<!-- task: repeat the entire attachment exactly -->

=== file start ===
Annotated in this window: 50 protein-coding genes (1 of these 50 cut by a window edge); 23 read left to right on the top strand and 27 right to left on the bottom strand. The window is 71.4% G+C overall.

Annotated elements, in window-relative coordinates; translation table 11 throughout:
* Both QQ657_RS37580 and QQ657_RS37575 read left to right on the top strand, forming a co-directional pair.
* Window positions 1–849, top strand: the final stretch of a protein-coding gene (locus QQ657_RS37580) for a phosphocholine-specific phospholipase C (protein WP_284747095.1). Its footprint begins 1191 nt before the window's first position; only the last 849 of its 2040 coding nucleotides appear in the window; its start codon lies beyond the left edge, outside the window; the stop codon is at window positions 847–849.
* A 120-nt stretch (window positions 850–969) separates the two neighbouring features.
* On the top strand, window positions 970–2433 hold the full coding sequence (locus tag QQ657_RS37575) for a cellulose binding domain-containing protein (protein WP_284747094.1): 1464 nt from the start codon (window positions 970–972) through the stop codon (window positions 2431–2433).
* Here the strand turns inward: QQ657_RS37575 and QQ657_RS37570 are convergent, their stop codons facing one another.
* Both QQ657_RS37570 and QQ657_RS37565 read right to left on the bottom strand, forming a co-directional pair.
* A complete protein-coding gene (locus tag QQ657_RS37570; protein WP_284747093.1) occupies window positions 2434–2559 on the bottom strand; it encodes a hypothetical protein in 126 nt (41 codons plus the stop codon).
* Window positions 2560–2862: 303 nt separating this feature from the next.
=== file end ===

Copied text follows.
Annotated in this window: 50 protein-coding genes (1 of these 50 cut by a window edge); 23 read left to right on the top strand and 27 right to left on the bottom strand. The window is 71.4% G+C overall.

Annotated elements, in window-relative coordinates; translation table 11 throughout:
* Both QQ657_RS37580 and QQ657_RS37575 read left to right on the top strand, forming a co-directional pair.
* Window positions 1–849, top strand: the final stretch of a protein-coding gene (locus QQ657_RS37580) for a phosphocholine-specific phospholipase C (protein WP_284747095.1). Its footprint begins 1191 nt before the window's first position; only the last 849 of its 2040 coding nucleotides appear in the window; its start codon lies beyond the left edge, outside the window; the stop codon is at window positions 847–849.
* A 120-nt stretch (window positions 850–969) separates the two neighbouring features.
* On the top strand, window positions 970–2433 hold the full coding sequence (locus tag QQ657_RS37575) for a cellulose binding domain-containing protein (protein WP_284747094.1): 1464 nt from the start codon (window positions 970–972) through the stop codon (window positions 2431–2433).
* Here the strand turns inward: QQ657_RS37575 and QQ657_RS37570 are convergent, their stop codons facing one another.
* Both QQ657_RS37570 and QQ657_RS37565 read right to left on the bottom strand, forming a co-directional pair.
* A complete protein-coding gene (locus tag QQ657_RS37570; protein WP_284747093.1) occupies window positions 2434–2559 on the bottom strand; it encodes a hypothetical protein in 126 nt (41 codons plus the stop codon).
* Window positions 2560–2862: 303 nt separating this feature from the next.